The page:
This is Welcome to the President's Blog with photo of President Linda Carney

How Well Do We Communicate?

How wonderful to receive your comments on my first blog.  This month I would like to share some thoughts on how we can become more effective communicators.   

The first thing we can do is communicate with completeness.  Our communication needs to convey all required facts. We must take into consideration the receiver’s mindset and convey the message accordingly. Communicating with completeness may entail giving additional information and trying not to leave unanswered questions. Complete communication helps in making better decisions as listeners receive all needed information. 

Next, concise communication occurs when we convey our message in the least possible words and may lead to more effective communication. Concise communication saves time, and sometimes money, by providing a short and essential message that is easier to understand, and not repetitive.   

When we use consideration in our communication we “step into the shoes of others.” Effective communication considers the views of others, their background, and mindset.  We must always attempt to think about the people we are addressing and modify our words when necessary. 

Communicating with clarity means we emphasize a specific message or goal, rather than trying to achieve too much at once. Clarity in communication makes understanding easier, enhances the meaning of the message, and uses exact, appropriate and concrete words.

Being concrete while communicating means we are specific and clear rather than fuzzy and general. Concreteness strengthens confidence as it is supported by facts and figures.  It is important to use words that are clear and cannot be misinterpreted.

When we communicate with courtesy, we take viewpoints as well as feelings of the people receiving the message into account. 

Communicating with correctness means our messages are exact, correct and well-timed. 

Using the tips above may help us become more effective communicators.  What are your communication strengths?  What tips might you begin to use to be a more effective communicator? How can CODI enhance staff communication?    

Tips throughout this month’s blog were adapted from http://www.managementstudyguide.com/seven-cs-of-effective-communication.htm

This is Welcome to the President's Blog with photo of President Linda Carney

The President’s Blog

Hello All,

Today we are introducing a new way of communicating throughout CODI; which is blogging.  Regardless of where we perform our work, we all have access to our CODI website and now to my blog.  Through blogging, I plan on sharing thoughts and information and look forward to receiving feedback, insights, concerns, and ideas from staff.  I hope blogging will strengthen internal communication and as Ken Blanchard, author of The One Minute Manager wrote, “help us to better connect the dots between what we do each day and the goals of our organization.”  When we feel more connected, we understand the importance of what we do, and we are more highly engaged.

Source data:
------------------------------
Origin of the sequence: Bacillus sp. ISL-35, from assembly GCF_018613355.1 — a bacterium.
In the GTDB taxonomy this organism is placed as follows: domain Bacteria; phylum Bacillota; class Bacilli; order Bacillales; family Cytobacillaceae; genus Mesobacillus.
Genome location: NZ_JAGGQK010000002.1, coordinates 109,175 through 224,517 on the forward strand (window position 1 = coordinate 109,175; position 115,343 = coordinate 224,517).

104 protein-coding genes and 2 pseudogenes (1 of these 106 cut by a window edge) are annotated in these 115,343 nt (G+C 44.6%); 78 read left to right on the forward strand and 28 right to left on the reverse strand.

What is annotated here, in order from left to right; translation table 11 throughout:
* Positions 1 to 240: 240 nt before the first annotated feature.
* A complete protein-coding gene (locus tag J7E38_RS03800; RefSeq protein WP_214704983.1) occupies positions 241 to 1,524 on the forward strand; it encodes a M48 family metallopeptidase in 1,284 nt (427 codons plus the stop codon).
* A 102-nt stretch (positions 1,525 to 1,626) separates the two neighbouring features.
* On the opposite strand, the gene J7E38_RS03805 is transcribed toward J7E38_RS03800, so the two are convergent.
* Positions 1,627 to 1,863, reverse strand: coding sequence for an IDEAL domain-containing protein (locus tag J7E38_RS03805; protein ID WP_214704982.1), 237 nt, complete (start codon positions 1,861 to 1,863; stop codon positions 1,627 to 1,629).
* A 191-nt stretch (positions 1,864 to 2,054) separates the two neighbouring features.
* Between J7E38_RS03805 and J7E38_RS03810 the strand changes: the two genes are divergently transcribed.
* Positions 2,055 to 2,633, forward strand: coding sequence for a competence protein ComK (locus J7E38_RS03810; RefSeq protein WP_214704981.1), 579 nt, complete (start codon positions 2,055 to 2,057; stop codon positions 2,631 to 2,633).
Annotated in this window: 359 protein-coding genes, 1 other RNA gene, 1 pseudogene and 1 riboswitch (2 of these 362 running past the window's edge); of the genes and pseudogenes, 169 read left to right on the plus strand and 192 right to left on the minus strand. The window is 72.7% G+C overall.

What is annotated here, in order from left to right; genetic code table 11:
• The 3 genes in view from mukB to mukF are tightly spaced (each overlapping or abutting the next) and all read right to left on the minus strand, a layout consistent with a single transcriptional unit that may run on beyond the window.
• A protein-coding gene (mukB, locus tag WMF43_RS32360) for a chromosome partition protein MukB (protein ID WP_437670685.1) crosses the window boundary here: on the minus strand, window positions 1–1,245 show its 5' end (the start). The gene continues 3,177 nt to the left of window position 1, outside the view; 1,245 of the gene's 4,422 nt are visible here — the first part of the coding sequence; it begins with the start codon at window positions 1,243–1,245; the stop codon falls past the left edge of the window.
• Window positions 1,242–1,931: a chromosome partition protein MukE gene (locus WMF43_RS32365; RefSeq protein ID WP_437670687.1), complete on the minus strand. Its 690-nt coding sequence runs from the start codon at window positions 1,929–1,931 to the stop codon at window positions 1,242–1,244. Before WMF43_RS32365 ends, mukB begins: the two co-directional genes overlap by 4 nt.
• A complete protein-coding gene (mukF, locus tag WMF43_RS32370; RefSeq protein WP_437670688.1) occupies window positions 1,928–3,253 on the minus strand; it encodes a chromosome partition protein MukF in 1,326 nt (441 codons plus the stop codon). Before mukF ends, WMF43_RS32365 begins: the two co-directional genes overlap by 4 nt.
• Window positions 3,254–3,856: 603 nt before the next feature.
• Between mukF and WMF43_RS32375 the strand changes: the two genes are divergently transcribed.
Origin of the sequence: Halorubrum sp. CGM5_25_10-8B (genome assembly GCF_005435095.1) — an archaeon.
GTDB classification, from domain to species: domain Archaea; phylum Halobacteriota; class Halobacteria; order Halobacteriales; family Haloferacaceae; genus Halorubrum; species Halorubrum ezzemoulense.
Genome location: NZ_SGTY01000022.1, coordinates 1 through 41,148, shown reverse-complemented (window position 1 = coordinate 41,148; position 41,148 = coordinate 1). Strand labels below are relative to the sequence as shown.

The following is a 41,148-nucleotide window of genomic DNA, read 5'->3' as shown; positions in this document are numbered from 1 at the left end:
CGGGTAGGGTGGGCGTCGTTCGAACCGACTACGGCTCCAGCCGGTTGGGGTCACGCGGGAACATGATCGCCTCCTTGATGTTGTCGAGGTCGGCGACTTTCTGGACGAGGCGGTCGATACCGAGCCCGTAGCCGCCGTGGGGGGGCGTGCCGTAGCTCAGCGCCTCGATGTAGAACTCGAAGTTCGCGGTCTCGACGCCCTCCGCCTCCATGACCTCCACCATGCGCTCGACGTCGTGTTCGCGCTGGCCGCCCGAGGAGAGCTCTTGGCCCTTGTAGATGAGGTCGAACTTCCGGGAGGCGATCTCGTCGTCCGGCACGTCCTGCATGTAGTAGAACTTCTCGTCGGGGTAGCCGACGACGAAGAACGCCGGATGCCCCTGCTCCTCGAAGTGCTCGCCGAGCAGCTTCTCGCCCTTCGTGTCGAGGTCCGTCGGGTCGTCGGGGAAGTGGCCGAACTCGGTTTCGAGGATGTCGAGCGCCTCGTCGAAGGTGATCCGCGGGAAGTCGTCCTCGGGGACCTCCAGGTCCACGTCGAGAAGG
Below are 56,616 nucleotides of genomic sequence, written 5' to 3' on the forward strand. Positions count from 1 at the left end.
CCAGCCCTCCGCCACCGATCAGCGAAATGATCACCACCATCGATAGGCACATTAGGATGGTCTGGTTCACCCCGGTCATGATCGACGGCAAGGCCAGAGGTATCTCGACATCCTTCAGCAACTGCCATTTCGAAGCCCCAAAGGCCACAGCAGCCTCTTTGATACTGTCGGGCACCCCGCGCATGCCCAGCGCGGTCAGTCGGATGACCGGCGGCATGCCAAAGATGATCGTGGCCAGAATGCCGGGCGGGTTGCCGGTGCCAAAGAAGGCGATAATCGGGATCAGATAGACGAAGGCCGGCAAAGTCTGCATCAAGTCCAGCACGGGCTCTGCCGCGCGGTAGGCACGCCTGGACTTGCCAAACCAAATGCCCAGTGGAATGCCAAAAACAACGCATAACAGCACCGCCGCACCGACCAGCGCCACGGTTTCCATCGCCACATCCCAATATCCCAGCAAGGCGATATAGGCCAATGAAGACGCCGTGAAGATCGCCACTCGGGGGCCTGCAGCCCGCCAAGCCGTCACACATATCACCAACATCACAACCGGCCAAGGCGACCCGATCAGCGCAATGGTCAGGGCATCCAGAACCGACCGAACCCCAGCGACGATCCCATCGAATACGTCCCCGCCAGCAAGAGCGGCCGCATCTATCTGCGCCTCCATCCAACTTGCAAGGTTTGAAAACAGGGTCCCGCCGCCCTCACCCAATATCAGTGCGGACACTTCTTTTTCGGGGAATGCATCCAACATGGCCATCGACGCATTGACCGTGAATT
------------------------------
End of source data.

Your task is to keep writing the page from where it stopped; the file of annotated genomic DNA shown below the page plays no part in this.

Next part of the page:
For our first blog, I would like us to think about how we show that we value someone.  For me, making time to stop whatever I’m doing and truly listen is one way I show that I value someone.  We are all busy and pulled in so many directions that sometimes we rush through life and miss what is really important.  Making time to truly listen helps build trust and strengthens relationships while showing folks we value them and what they have to say.  We need to remind ourselves of what and who is truly important to us and why we do what we do.

I believe the following quote by Sam Walton, Walmart Founder, speaks volumes about the power of taking time to show someone we care, “Appreciate everything your associates do for the business. Nothing else can quite substitute for a few well-chosen, well-timed, sincere words of praise. They’re absolutely free and worth a fortune.”

Please tell us how you show someone you value them at work.  How have others shown you that they value you at work? How can your team, department, or CODI as a whole help you to feel more valued at work? What, if anything might you do differently after reading his blog to show co-workers you value their contributions?

I am eager to read your responses and hope each of you will take the time to share your stories and begin a dialogue with fellow CODI teammates.

Linda Carney